Static routing can be described as a manual process of establishing networking lines to the rooting table through a file form which is loaded when the routing device is activated while dynamic routing is defined as a protocol which makes use of software applications to recognize and access networked computers (Comer, 2009). From the definition given above, it can be asserted that static routing is not a real protocol but is a simple form of manual routing.
Being static, it means that once the routs have been established by the network administrator, they cannot be changed (Comer, 2009). This aspect of static routing imposes a lot of challenges in cases where the information routs needs to be changed frequently or needs to be configured to accommodate more devices. Further to this, static routing does not do well with down connections because the manual connection process calls for manual disconnection process.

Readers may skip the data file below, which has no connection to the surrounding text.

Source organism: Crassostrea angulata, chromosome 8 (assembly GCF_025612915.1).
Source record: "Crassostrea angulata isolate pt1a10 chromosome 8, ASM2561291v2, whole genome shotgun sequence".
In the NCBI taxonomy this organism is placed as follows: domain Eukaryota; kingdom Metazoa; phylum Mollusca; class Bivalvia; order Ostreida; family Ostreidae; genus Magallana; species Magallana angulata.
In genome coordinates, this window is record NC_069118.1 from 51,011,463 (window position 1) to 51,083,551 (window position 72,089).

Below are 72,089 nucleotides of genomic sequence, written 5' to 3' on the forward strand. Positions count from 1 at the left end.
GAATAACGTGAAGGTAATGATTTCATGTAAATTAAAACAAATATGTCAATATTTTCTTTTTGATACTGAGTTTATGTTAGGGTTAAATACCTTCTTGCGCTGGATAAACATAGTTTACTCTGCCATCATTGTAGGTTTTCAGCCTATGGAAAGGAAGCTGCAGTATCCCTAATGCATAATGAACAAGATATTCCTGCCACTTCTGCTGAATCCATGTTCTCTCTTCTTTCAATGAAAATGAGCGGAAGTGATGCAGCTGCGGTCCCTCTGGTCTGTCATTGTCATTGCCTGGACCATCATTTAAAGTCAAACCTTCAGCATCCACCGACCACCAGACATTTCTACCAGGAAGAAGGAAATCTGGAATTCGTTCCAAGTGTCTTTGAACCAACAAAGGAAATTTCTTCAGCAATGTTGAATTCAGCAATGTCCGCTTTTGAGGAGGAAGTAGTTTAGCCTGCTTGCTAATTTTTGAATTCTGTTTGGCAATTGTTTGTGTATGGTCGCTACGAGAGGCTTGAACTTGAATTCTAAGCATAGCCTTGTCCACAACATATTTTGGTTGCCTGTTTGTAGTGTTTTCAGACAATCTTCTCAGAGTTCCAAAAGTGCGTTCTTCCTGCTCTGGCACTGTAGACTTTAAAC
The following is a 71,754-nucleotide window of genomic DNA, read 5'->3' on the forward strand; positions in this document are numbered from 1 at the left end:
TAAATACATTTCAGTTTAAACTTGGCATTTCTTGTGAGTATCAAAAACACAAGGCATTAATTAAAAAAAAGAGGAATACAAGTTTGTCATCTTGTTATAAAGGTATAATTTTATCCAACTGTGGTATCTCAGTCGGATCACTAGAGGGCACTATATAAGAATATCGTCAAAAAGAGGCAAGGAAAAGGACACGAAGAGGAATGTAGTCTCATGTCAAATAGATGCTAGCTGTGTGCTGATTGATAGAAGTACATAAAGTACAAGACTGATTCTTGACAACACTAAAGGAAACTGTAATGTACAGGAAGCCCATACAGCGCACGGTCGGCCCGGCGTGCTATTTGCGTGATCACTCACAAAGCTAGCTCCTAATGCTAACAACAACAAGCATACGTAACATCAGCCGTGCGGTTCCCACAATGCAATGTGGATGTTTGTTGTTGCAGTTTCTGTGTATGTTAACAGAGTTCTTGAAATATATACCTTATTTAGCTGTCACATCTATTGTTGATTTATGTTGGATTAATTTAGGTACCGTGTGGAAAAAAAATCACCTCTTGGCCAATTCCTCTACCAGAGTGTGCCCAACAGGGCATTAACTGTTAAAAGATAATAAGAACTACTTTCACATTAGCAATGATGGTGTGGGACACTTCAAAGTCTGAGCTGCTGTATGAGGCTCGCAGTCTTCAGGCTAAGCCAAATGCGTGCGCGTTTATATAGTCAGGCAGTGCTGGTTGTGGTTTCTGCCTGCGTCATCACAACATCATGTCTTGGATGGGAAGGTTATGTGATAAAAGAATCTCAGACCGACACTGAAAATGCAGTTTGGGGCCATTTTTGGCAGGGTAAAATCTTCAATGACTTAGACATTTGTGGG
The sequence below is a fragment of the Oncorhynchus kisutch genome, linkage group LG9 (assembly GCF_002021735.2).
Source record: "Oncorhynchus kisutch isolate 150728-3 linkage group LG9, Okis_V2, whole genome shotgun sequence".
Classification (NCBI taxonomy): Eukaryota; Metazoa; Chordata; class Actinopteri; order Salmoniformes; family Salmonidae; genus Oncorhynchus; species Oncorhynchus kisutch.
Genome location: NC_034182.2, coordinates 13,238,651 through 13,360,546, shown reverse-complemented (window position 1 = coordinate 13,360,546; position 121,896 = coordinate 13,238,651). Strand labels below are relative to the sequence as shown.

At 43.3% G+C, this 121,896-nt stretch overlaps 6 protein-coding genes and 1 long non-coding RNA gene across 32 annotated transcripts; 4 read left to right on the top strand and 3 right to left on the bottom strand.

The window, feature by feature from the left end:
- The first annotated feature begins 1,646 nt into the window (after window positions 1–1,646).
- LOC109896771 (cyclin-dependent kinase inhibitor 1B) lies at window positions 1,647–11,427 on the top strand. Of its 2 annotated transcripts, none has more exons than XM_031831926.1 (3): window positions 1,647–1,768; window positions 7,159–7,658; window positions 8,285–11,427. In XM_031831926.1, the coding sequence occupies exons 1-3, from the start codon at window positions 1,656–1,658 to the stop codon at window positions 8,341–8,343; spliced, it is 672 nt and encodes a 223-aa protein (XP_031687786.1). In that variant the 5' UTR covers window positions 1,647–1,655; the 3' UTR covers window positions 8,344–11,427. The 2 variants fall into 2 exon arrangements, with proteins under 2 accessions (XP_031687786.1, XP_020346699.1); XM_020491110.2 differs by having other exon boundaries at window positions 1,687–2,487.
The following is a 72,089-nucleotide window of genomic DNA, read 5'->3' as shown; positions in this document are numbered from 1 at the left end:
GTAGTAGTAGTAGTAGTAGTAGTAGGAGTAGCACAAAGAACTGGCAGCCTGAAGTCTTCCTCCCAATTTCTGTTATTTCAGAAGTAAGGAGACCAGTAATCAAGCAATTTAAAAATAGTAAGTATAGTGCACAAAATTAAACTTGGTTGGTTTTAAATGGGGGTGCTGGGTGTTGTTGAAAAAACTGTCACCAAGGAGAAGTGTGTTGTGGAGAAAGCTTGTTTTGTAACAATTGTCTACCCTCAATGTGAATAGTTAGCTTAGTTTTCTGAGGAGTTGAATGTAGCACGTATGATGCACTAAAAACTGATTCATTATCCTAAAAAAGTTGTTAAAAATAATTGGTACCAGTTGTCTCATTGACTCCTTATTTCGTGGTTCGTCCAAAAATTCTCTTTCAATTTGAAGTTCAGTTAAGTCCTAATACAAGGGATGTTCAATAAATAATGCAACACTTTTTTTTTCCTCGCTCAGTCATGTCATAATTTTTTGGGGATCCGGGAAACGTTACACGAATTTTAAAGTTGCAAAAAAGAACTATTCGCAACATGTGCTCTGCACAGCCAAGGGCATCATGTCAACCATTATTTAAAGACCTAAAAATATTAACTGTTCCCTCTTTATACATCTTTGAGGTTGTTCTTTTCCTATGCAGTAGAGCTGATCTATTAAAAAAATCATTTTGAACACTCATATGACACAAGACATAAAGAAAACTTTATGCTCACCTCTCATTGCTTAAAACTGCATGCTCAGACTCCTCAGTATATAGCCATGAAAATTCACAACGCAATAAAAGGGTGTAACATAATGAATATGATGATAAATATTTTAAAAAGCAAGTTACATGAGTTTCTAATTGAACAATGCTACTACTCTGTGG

On the other hand, dynamic routing is a protocol hence it can be configured quit easily to accommodate more devices and can withstand frequent changes of information transportation routes (Comer, 2009). This is because the router will detect all devices which are directly networked to it as well as recognizing other routs from other devices which are routed under the same protocol. The router will therefore search for the best routing to connect with the other devices it has detected and recognized.
In addition to this, the router distributes the available network routing to all other devices which run the same routing protocol and could be reached hence it is very effective in adapting to network changes and device failures. For instance, if one of the equipments fails, the router detects the change through the disappearance of the recognized rout in the routing table and propagates the changes to other routers which use the same routing protocol. Static routers on the contrary do not sense or adapt to equipment failures and are therefore suitable for small internetworks.